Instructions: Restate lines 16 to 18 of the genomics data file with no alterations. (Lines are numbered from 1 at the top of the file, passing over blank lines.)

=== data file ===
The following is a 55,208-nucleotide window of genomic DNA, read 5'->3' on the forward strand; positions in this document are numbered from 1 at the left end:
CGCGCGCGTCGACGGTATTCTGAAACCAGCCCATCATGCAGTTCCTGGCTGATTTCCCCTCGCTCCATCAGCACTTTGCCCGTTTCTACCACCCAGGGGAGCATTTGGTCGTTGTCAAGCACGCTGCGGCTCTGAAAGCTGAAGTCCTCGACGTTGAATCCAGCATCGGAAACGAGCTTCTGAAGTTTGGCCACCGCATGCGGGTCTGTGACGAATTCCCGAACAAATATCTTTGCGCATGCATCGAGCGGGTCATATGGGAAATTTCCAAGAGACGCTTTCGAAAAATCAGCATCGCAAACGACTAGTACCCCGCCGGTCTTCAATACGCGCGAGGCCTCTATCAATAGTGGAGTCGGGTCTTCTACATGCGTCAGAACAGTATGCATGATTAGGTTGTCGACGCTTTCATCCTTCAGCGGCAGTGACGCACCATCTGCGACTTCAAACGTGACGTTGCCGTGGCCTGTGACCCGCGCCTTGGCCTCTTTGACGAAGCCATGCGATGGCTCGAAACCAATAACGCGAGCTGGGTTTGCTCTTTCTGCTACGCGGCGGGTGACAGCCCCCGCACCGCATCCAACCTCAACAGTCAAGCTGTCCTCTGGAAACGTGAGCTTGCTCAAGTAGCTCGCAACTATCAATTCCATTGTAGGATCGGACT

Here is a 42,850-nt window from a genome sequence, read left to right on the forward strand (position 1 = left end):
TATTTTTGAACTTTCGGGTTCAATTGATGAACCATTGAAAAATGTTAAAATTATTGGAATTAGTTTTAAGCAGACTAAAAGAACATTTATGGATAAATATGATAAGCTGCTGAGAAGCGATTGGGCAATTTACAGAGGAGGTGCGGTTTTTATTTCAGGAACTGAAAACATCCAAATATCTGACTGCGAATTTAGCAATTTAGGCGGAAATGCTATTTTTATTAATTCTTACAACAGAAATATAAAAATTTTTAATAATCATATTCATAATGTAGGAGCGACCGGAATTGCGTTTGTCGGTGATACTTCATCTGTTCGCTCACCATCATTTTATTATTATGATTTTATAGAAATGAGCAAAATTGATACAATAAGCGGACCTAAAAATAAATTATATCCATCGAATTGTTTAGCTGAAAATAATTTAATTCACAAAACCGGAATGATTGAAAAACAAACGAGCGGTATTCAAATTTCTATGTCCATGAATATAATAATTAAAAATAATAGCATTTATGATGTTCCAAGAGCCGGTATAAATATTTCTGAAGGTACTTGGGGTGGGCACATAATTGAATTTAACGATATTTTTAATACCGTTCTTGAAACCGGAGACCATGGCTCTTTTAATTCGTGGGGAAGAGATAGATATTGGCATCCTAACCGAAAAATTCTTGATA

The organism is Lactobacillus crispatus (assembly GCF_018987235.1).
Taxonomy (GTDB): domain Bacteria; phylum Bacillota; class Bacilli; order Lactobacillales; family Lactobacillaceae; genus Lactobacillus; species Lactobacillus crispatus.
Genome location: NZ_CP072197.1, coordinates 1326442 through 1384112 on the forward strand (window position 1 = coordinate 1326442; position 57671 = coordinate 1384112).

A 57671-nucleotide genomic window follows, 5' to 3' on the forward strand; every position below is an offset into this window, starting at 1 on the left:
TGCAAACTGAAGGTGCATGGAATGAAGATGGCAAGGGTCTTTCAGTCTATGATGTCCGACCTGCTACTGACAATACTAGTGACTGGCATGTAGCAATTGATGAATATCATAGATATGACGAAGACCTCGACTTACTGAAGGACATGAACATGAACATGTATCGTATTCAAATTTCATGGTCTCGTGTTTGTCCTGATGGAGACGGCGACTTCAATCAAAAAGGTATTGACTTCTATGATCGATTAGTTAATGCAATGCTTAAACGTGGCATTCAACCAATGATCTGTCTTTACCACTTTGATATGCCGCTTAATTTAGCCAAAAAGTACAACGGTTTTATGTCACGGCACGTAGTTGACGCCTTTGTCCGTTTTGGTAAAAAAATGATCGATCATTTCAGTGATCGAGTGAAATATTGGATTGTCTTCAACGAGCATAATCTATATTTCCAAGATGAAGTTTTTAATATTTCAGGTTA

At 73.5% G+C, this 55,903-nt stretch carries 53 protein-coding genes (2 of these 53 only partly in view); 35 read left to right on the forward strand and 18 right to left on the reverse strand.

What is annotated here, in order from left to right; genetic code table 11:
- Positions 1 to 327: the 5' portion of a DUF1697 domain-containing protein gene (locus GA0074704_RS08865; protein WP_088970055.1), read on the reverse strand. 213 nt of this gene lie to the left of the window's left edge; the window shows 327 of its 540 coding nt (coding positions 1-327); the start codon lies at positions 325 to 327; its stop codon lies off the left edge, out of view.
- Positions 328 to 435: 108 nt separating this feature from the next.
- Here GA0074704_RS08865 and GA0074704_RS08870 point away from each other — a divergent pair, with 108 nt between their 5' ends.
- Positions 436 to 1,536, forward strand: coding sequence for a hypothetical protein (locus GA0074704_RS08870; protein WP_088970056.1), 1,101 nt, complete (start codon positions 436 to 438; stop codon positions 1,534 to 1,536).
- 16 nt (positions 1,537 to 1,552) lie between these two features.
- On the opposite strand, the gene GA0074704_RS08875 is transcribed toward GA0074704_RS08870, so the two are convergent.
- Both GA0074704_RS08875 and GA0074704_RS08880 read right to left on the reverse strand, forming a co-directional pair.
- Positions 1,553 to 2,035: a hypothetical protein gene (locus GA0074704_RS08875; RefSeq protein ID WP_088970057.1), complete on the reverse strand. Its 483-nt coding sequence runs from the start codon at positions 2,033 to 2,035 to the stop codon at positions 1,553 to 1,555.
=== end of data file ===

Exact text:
- 16 nt (positions 1,537 to 1,552) lie between these two features.
- On the opposite strand, the gene GA0074704_RS08875 is transcribed toward GA0074704_RS08870, so the two are convergent.
- Both GA0074704_RS08875 and GA0074704_RS08880 read right to left on the reverse strand, forming a co-directional pair.